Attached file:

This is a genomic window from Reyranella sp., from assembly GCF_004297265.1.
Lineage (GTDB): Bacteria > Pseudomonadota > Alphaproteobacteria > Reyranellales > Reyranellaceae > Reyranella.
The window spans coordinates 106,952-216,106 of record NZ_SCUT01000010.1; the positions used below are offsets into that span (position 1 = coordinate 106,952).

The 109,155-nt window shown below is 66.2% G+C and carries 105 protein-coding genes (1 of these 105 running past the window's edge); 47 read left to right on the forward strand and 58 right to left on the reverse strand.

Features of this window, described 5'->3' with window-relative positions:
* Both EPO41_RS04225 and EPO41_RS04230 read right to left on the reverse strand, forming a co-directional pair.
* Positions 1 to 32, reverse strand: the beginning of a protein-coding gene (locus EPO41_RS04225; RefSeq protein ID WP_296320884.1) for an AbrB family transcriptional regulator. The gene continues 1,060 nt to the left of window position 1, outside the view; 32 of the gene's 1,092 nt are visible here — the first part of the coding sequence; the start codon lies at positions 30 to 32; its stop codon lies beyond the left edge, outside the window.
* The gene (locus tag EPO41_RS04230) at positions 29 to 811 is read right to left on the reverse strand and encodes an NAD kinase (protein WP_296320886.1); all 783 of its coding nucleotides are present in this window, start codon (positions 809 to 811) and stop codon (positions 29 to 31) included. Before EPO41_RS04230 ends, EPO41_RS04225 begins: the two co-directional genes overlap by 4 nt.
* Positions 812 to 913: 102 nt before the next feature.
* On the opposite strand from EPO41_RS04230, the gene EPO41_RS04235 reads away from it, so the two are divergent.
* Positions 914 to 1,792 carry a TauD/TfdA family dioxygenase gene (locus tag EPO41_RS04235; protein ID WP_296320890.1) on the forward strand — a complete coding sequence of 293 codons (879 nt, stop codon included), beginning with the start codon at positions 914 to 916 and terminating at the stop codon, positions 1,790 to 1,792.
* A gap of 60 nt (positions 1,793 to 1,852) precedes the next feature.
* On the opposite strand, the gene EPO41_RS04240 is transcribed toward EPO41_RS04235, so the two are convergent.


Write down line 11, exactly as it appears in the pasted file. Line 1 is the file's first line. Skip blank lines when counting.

* Positions 914 to 1,792 carry a TauD/TfdA family dioxygenase gene (locus tag EPO41_RS04235; protein ID WP_296320890.1) on the forward strand — a complete coding sequence of 293 codons (879 nt, stop codon included), beginning with the start codon at positions 914 to 916 and terminating at the stop codon, positions 1,790 to 1,792.